She continues the next section by saying how you shouldn’t pursue a degree in the arts to be creative. She is very against creative related higher education, painting a very false, very negative picture of it, saying it only results in debt while having no benefits. As an English Literature student, and someone who has loved all the Creative Writing courses and workshops I have attended in my lifetime, this almost made me give up on the book. (I never stop hallway through books, but this infuriated me so much I did consider it).  Pursuing higher education in the arts is a very rewarding experience that feeds into everything you do – and it will make a very noticeable difference. You become exposed to so many different styles of art (writing, literature, painting, drawing, sculpting…you name it) that will then allow you to figure out your personal taste and style. Sure, you don’t need a degree in the arts to be creative – curiosity, passion and perseverance are all you need to succeed in your pursuit, but it doesn’t mean it’s not helpful. And, first of all, a degree paves the way for your future, so if you want to study the arts and work in that domain after you graduate, go ahead. I salute you, I am doing the same.

Yes, this bit made me really mad. It does not take away from all the good bits, however. I just needed to step away from the book for a while, and accept that opinions differ from one person to another. The book can be a very easy read. It’s not split into long chapters, but rather into sections, which are further spilt into subsections. It makes it really easy to stop reading at any point during the book, and continue later on. Moreover, Gilbert’s writing style is very conversational – easy going and comforting. This makes all the important messages in the book stand out. They are very complex, yet told to you with such ease, it’s really easy to take it. And it’s all very motivational, without seeming to be trying too hard.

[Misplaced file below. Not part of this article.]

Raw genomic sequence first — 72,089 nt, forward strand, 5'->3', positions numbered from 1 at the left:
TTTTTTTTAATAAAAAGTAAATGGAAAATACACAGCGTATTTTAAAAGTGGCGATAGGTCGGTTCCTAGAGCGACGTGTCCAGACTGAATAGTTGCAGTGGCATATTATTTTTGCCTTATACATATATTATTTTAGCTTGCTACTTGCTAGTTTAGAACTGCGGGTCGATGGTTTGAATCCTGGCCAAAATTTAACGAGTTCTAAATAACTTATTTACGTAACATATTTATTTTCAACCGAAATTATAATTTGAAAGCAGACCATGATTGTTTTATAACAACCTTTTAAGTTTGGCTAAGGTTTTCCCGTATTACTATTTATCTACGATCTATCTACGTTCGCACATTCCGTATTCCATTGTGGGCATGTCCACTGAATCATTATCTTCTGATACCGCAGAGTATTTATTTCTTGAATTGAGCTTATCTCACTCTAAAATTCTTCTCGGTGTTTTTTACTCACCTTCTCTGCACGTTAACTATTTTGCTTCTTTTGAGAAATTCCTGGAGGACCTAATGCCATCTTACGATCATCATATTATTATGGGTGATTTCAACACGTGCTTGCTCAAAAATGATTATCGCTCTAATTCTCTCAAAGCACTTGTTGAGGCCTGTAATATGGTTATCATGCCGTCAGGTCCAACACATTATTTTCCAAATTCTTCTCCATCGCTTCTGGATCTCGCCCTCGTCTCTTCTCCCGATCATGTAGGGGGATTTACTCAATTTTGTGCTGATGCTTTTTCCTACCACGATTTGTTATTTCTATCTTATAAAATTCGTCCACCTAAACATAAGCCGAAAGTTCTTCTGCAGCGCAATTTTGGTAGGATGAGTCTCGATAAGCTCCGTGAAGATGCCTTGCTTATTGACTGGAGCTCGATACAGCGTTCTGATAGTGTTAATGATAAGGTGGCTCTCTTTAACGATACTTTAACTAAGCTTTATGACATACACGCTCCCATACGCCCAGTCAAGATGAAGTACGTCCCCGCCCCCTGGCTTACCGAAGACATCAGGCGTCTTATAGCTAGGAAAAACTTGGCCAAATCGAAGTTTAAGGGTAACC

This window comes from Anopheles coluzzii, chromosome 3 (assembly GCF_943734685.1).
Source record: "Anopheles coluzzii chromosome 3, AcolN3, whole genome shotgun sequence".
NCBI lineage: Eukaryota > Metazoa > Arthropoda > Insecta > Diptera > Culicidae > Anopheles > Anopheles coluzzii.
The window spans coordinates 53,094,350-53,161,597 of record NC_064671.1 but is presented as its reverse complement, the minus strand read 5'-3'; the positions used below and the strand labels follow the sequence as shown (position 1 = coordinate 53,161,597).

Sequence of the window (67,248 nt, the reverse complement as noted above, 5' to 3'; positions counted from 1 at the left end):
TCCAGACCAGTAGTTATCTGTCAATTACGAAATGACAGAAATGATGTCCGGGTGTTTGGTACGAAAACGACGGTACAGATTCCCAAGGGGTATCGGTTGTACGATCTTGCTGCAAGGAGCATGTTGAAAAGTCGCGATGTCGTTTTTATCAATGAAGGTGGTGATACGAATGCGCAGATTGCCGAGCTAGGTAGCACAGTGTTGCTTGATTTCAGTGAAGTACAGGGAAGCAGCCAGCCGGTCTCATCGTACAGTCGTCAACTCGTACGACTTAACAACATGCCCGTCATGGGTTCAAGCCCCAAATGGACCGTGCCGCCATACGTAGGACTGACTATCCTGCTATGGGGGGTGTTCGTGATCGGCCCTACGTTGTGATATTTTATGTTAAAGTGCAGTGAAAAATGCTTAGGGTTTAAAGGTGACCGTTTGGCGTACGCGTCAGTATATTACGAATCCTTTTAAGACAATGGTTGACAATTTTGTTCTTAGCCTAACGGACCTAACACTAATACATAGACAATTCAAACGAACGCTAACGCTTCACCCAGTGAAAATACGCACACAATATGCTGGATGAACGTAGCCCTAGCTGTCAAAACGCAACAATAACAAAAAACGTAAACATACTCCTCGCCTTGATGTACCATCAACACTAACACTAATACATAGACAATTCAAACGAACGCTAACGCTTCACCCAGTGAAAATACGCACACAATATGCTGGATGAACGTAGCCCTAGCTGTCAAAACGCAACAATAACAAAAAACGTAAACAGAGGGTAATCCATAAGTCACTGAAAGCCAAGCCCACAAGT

20 lessons “Harry Potter” has taught me

20 lessons “Harry Potter” has taught me

Harry Potter has recently celebrated 20 years since it first made our lives more magical. I wasn’t born then, but that’s even better for me, because the world was already in love with “The Boy Who Lived” by the time I came about, a year later. And boy, has my life been better because of him. Here’s 20 things that I have learnt from these life-changing books.

1.It’s important to say things properly.

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Ron might have thought Hermione was being an insufferable know-it-all when she corrected him in Potions, but then again, he never ended up like Harry, who arrived in Knockturn Alley rather than Diagon Alley because he failed to say it properly when using Floo powder. So, Hermione was right all along (but then, she does have a tendency to be, doesn’t she?). Pronouncing/Saying things properly doesn’t only matter in academic situations, though. Not only can it stop you from making a fool of yourself (“your vs you’re” piss anyone else off?) but it can actually help you make some friends – people appreciate it when you pronounce (and write) their name correctly (trust me, I would know).